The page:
Public Practice – Gentle Grip
- Hamish Gibson
- 13 May 2020
NYC band's debut album is a crafty merging of jangly punk and shadowy indie pop
Steeped in New York traditions of art punk and disco-inspired guitar rock, Public Practice's first album is a broad umbrella of angular indie and introspective but catchy lyrics.
'Moon' opens with an atmospheric dose of sleazy bass-driven grunge reminiscent of Death From Above 1979. The album then jumps and slips between jangly punk and shadowy indie pop. On 'Disposable', 'The lines they get all blurred' rings out darkly before a sharp tonal shift into sincere melancholy with 'Tell me what you wanna hear, I don't think you even know.'
Lead single 'Compromised' flies between quirky, highly strung verses and emphatic choruses. Vocalists Samantha York and Drew Citron proclaim that 'You don't wanna live a lie, but it's easy.' Material desires clash with moral self-worth in a daily life where such struggles are one part of a complex whole. They lead these matters with lyrical directness while the upbeat instrumentals keep the air fresh.
The jarringly short 'How I Like It' shows wider potential as eccentric rhythms are dropped for a drenched wall of sound, led by spoken word storytelling and backed by vocal harmonies.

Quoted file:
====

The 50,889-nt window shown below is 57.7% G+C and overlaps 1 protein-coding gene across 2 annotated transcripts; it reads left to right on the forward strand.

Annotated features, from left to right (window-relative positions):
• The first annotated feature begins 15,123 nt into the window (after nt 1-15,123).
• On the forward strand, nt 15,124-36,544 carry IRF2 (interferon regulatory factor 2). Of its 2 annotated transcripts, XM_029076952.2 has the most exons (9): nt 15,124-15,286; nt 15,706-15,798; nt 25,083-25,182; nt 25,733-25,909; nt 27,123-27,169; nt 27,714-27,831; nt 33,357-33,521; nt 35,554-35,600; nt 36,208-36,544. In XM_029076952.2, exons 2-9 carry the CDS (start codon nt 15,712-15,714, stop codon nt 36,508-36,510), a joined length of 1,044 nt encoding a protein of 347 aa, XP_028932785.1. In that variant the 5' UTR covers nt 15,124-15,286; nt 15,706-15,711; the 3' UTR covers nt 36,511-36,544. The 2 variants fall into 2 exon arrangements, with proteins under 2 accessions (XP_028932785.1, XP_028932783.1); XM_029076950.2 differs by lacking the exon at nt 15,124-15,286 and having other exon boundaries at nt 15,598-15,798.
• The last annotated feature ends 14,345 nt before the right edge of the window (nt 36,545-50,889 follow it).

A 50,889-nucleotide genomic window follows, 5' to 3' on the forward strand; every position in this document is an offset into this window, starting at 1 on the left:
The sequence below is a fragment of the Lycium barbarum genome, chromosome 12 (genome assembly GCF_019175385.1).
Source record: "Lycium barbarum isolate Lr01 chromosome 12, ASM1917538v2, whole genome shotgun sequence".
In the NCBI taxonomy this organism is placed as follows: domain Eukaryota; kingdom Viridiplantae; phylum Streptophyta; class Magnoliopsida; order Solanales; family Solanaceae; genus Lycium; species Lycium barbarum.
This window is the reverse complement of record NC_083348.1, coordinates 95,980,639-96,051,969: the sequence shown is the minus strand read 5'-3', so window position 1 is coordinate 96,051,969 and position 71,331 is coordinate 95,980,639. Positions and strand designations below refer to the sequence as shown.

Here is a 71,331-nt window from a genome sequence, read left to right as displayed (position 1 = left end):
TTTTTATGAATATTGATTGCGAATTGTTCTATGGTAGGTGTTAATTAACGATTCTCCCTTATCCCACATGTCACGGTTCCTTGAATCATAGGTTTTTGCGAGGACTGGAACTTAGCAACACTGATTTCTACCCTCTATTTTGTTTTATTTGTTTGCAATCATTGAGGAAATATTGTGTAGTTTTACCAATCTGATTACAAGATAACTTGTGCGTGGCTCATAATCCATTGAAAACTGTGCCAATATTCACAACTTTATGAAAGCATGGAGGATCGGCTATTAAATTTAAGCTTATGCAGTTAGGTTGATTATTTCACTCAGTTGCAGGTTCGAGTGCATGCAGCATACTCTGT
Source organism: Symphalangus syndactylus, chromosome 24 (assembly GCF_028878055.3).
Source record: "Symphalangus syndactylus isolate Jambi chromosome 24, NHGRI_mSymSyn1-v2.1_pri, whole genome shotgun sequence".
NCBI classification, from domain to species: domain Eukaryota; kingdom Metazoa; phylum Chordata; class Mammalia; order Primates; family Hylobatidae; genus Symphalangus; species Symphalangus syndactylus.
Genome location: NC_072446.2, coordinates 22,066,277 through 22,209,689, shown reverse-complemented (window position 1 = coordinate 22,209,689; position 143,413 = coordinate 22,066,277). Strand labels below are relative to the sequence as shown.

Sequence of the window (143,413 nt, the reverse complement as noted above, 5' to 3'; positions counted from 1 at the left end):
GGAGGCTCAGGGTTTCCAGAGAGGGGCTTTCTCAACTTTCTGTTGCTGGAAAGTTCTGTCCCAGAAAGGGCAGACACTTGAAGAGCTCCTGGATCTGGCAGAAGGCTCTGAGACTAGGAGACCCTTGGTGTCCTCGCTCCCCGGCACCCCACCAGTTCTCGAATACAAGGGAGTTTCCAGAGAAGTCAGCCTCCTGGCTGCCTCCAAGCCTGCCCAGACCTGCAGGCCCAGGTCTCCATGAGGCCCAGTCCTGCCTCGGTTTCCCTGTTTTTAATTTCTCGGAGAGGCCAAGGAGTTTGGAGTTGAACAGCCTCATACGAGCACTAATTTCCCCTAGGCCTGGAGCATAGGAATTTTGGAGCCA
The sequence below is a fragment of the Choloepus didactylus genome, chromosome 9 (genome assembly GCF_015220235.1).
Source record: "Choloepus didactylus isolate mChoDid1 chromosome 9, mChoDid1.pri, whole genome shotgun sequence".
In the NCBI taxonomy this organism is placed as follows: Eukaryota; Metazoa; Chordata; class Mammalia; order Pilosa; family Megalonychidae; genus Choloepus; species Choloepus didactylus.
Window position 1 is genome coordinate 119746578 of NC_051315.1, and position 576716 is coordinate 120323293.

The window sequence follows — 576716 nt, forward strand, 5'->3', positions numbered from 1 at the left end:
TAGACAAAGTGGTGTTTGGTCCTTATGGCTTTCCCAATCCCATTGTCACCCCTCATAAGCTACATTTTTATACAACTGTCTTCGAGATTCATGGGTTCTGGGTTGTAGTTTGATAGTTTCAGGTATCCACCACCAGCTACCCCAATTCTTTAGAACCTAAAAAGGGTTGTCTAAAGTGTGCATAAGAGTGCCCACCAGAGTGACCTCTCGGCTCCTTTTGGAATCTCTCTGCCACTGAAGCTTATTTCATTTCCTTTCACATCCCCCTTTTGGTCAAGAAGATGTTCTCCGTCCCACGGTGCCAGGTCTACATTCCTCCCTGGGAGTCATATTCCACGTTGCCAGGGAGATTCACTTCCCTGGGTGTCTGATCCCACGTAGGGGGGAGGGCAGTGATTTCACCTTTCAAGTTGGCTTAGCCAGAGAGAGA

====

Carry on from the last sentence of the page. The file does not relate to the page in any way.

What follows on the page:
Towards the end the album moves into moodier territory. By now there's a hanging feeling that they can't quite yet carry the emotional weight required for their obvious technical talents. Gentle Grip never claims to be pioneering. Its influences are on its sleeve, from the funk of alt-titans Liquid Liquid and ESG, to the upbeat post-punk of Talking Heads and Orange Juice. This is justified by a genuine energy and love for what they're doing.
Conventional song structures are smartly turned on their head, and crafty hairpin turns are around every corner. They're tight, talented and have a lot of good ideas, lyrical and musical. Their music just needs time to grow.
Out Fri 15 May on Wharf Cat Records.